The power of silence

About four years ago I was sitting down with my cousin at Tavern 29 in Gramercy. I was debating the pros and cons about making a job change. Talking about what the change of pace would look like. How a new salary would impact my living situation. My financial situation. My attitude. After deciding that I was going to make the leap, he gave me a piece of advice that I feel like keeps coming back into my life, lately. "After you tell your boss that you've accepted a new offer, stop talking. Be silent. Listen, and see what she has to say. Because when you stop, listen, and leave space for silence—that's when some of the most progress happens."

... he was right. It's an approach that I've taken more and more as I've progressed throughout both my career and my personal life. Granted, when passion is at an all-time high, it's hard not to speak up. When I sat down with an upcoming Hurdle guest a couple weeks back, he offered similar words of wisdom. 

Reacting to life is a mistake, responding is not. 

"Not giving yourself a moment to breathe can be a ruiner. If you see me in a board meeting, no matter what position I hold, I say very little. That's because I know how important it is to take a step back, maybe for an hour, two hours, a night even before respond to something that could be paramount for your career. Open up the window, let some air in, see what happens." 

Next time something gets you fired up; next time you feel compelled to fight back; next time you want to scream from the rooftops—just take a second. Silence speaks volumes. And when you do, let me know how that goes for you.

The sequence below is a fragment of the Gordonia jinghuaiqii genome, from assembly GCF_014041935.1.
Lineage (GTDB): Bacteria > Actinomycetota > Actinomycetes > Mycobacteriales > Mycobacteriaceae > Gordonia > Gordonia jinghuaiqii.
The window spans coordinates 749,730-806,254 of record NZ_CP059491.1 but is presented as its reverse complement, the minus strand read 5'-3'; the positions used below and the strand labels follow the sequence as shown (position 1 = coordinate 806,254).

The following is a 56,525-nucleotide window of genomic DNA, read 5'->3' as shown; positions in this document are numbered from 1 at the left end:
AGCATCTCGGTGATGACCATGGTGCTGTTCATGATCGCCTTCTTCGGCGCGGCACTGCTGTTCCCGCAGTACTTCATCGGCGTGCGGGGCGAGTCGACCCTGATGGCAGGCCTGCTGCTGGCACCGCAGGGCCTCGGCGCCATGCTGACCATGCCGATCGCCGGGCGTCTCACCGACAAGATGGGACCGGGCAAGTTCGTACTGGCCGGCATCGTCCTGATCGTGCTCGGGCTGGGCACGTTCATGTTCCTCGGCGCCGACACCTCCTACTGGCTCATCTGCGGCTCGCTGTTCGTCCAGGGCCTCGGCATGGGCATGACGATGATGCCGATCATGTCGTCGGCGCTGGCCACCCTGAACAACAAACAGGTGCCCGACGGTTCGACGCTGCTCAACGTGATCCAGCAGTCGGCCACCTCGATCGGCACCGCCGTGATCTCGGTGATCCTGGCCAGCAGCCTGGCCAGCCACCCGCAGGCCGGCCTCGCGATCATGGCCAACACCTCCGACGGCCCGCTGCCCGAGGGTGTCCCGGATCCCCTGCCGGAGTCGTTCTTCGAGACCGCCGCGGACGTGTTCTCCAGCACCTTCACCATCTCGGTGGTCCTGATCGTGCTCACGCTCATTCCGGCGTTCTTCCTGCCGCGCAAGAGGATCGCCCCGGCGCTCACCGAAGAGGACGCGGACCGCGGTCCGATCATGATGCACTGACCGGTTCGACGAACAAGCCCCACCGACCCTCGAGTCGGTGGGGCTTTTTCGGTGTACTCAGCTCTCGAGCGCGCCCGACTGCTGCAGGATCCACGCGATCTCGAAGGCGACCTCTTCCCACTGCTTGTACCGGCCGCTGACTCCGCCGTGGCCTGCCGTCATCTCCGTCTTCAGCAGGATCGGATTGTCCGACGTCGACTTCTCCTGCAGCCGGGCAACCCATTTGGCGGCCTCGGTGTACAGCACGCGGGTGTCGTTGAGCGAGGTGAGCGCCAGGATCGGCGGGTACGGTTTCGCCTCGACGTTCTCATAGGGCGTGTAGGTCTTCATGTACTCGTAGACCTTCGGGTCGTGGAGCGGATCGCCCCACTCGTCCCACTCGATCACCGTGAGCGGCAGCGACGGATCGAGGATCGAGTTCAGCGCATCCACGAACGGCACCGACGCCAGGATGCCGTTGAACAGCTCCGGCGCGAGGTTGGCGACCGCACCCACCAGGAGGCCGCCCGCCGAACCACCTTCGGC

Finding my fast

Back in November I had a major breakthrough. I ran a 5-miler on Thanksgiving (affectionately known as a turkey trot), and I did it fast. Well, fast for me. At a 7:49/mile pace, it was astronomically speedier than any other race I've ever run. 

Surprising myself, I decided to test myself again the next day. I went to the trail in my hometown that I ran my first-ever consecutive three miles on. And I did it again. Except this time, 8:00 splits for 4.5 miles. 

I was digging it. Understatement. I was proud of myself. When I hopped on the treadmill the following week, I knew that running sub-8 minute miles on a hamster wheel would be a whole other ballgame. I dialed the speed up slowly. 6.0. 7.0. 7.2. 7.4. 8.0.

At 8.0, I was running a 7:30 mile. After three minutes there, I hadn't died. In fact, I was sort of ... cruising. In that moment, it hit me like a ton of bricks: the effort's hard, but isn't that part of the fun? I thought to myself. For the past five years, whenever I wanted to run sans intervals, I've been a 6.6 (9:05 pace). I'd hop up on the machine, instinctually set it, and forget it. On this day in early December, I challenged that. On this day in early December, I said no thanks to 6.6. 

For years, I had been unintentionally self limiting. It wasn't that I was newly capable of running 7-something miles. It was that I never really tried before. And while there's nothing wrong with 9:06 miles (or any speed miles, as every mile is a victory in itself if you ask me), these faster miles felt invigorating. These faster miles made me wonder what else I was unintentionally sabotaging for myself. 

We do that sometimes, right? We think things are supposed to be a certain way, so we don't experiment. But I say screw that. I say maybe it's about time to scratch that well that's how it's always been mentality. Shake things up. Try something ... different. 

When I woke up this morning, my quads ached. I foam rolled. Then, I went to Equinox. I got on a treadmill. I ran three 9:06 miles. And you know what? Those felt pretty great, too.